Subjects: 457 visas; asylum seekers, Donald Trump.
KARL STEFANOVIC: The Government is set to slash how long foreign workers on 457 visas can stay in the country in a bid to tip the odds in favour of Aussie workers. Under the proposal the visa will be cut to just 60 days – down from 90. Christopher Pyne and Anthony Albanese join us now. Good morning guys.
ANTHONY ALBANESE: Good to be with you.
CHRISTOPHER PYNE: Good morning Karl.
STEFANOVIC: Christopher, down from 90 to 60 days. How is that going to affect fruit growers?
PYNE: Well Karl, when Labor were in office they increased the length of time that 457 visa holders could look for job after their current job finished from 28 days to 90 days so we are going to reduce that. It’s part of a range of measures that we are introducing to tighten up, and have already introduced, to tighten up the 457 visa class.
STEFANOVIC: Is that going to be enough to cover the fruit picking seasons, 60 days?
PYNE: Well it’s the time post the visa where they can actually look for another job. So it certainly will be enough time for them to find another job if there is one there. But we obviously want to put Australian workers first and there are also jobs where there aren’t enough Australian workers, like for example fruit picking, as you picked, where we need to bring in foreign workers on short-term visas. But we’ve got to make sure that it’s tightened up. But when Bill Shorten was the Minister for Employment it spiked by 60,000 in one year.
STEFANOVIC: The problem is growers will tell you every day of the week they can’t find Aussie workers to do those jobs.
PYNE: Well, they are obviously finding them because they are picking their fruit and they are picking their grapes and they are getting into export markets and they are making money. We are obviously trying to help them. But we don’t want to open the floodgates because that wouldn’t help our economy and our Australians who need to look for jobs.
STEFANOVIC: Bill Shorten did issue around a third more 457 visas.
ALBANESE: No. Let’s be very clear Karl. This is just playing politics. That was the time of the mining boom when you had a skills shortage. For those reasons foreign workers can be necessary. But we need to ensure that if Australians are available then they get the first opportunity to fill those jobs and we also need to train young Australians.
STEFANOVIC: OK let’s move on. There’s been a major breakthrough in our refugee policy. But big questions also remain over the Australian plan to settle asylum seekers in the US. Christopher, there are fears this deal could obviously come unstuck given Donald Trump – his election win. Is it going ahead or not, effectively, this morning, can you say?
PYNE: Well it’s definitely going ahead. The arrangements have been put in place and the process has begun.
STEFANOVIC: And how many?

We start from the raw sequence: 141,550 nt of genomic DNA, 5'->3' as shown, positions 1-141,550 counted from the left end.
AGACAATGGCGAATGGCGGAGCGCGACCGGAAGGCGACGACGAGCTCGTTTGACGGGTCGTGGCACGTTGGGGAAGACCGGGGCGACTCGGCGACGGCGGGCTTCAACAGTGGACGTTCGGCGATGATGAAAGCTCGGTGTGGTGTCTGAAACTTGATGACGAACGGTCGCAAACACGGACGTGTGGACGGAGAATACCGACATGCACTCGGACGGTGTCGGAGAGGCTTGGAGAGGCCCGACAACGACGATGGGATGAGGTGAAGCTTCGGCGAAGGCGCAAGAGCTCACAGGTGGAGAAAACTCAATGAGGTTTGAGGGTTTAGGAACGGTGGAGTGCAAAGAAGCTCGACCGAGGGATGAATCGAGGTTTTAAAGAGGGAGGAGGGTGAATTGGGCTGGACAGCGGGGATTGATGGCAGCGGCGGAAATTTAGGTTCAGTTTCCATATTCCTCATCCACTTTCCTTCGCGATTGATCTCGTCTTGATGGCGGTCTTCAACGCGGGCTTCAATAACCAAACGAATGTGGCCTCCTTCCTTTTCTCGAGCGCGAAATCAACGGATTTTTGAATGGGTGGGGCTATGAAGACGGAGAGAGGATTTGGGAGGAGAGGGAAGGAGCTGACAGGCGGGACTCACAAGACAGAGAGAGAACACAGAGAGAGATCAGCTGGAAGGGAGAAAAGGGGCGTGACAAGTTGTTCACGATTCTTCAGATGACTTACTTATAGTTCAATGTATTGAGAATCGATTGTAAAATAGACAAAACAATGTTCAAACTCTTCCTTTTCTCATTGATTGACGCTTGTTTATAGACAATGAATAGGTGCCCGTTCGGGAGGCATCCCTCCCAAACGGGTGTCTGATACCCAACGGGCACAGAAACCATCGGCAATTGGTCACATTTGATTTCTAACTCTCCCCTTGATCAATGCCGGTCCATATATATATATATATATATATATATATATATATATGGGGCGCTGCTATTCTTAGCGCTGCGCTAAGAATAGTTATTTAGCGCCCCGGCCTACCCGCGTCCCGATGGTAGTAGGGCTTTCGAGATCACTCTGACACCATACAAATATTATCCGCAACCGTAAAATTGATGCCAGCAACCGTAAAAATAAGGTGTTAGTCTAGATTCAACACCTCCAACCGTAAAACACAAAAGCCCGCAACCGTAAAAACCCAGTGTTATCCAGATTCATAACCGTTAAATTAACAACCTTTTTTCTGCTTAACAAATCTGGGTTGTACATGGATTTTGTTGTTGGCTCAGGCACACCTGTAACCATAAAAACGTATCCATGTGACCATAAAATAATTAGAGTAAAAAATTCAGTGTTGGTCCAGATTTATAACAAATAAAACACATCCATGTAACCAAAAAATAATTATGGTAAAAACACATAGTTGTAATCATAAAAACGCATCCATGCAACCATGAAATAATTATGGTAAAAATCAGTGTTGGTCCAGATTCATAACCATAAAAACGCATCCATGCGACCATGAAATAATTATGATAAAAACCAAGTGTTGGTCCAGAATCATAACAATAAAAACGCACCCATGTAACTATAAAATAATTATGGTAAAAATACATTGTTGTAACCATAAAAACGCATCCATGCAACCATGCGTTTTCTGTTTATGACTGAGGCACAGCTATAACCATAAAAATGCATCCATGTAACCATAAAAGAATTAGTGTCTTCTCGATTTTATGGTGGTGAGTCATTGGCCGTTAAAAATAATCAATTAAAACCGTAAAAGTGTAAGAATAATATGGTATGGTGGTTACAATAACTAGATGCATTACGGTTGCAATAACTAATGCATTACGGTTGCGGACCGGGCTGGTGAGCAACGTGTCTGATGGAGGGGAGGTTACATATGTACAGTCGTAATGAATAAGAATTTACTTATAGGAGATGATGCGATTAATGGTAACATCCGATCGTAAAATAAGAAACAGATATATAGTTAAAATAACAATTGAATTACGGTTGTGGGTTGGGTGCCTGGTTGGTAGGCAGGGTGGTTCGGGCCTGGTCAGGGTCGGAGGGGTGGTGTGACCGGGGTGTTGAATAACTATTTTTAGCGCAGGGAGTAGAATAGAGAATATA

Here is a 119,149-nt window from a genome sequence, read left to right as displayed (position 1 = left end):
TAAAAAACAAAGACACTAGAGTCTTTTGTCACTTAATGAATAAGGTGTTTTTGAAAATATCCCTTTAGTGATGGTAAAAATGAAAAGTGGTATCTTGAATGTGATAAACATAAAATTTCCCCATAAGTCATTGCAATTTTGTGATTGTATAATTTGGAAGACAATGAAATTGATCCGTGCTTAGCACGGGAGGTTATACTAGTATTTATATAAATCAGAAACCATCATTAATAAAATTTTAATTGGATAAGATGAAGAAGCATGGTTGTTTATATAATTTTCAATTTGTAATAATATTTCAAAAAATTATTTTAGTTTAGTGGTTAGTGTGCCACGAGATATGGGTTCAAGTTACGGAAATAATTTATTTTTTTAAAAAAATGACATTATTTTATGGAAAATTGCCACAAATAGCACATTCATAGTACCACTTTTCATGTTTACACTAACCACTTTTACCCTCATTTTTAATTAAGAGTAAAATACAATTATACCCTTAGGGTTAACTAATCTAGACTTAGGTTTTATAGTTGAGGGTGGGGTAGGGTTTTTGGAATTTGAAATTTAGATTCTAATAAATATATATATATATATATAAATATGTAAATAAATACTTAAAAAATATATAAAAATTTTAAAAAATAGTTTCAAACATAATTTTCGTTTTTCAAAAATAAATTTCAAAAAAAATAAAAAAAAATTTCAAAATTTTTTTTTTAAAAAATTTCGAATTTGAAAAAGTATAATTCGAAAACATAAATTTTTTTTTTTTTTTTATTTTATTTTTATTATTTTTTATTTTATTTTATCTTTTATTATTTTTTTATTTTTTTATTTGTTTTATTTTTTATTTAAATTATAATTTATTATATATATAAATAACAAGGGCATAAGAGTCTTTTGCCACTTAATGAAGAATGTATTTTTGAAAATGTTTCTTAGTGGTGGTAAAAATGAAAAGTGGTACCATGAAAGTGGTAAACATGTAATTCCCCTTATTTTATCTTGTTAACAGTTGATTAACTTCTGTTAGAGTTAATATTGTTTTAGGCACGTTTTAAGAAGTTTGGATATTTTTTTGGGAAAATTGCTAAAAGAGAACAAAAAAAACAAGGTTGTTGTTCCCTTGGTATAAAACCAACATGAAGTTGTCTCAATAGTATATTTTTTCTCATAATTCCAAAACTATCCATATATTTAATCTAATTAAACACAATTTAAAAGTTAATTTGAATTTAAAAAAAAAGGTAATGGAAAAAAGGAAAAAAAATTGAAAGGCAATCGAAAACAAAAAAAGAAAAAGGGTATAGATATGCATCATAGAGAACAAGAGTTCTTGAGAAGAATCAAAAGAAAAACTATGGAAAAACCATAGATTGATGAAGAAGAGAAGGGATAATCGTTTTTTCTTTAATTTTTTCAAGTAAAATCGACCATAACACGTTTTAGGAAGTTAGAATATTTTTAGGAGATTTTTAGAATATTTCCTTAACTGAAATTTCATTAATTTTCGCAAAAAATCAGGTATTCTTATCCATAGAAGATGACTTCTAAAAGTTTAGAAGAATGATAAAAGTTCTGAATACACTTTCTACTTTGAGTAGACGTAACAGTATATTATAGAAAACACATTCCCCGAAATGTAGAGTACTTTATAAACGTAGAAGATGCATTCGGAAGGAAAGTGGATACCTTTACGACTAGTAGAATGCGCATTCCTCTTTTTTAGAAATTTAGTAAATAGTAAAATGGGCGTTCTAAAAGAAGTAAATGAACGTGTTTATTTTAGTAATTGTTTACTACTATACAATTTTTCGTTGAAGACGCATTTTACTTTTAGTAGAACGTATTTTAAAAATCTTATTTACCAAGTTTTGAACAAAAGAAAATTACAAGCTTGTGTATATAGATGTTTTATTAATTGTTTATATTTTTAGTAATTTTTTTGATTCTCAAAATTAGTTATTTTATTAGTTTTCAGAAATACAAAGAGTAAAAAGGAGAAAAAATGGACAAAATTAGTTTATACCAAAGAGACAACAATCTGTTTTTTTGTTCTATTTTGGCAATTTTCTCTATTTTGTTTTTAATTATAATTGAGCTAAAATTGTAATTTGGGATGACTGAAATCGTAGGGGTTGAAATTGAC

PYNE: Well that will be up to the United States in terms of going through their own processes and choosing those that they wish to resettle in the US.
STEFANOVIC: But you are saying this morning that it is definitely going ahead and those refugees will be going to the United States?
PYNE: Well the process has begun and there is absolutely no reason to believe that it won’t go ahead and the number of course will be up to the US. What we of course have done though is we are continuing to clean up the mess left to us by the Labor Party. We now have resettlement in third countries – in Cambodia …
ALBANESE: You know you have been the Government for a while, Christopher. It’s possible to make a statement without talking about the former Labor Government.
PYNE: Well it is sad in fact that Labor left us with this terrible legacy and we are getting on with the job of fixing it.
ALBANESE: People have been on Manus and Nauru for too long. They need to be settled in a third country and that’s a good thing if this goes ahead.
STEFANOVIC: OK, let’s talk just really quickly on Donald Trump. We’ve only got about 30 seconds left. You must be delighted Christopher?
PYNE: Well, I think that what Donald Trump has been saying since the election has been very much calming any nerves that might have been there. He’s clearly talking in a very different way and reinterpreting some of his policies.
STEFANOVIC: What would you have done without Joe Hockey over there to get the number for you, for Malcolm Turnbull?
PYNE: Joe is doing a great job.
STEFANOVIC: Isn’t he?
PYNE: He’s doing a fantastic job. But we are very lucky because Donald Trump rang Malcolm Turnbull as the second world leader that he spoke to. It just indicates where Australia is in their thinking.
STEFANOVIC: Malcolm didn’t have his number. Malcolm didn’t have his number.
PYNE: Why would Malcolm have his number? Malcolm got his number and we spoke to him so, you know, I am not sure what your point is, sorry.
ALBANESE: Well I think a big deal has been made over how this phone number was got. The fact is that the US and Australia are close allies and it’s a good thing that the respective leaders are talking.
STEFANOVIC: OK good stuff. Thank you guys. Have a great weekend. See you soon.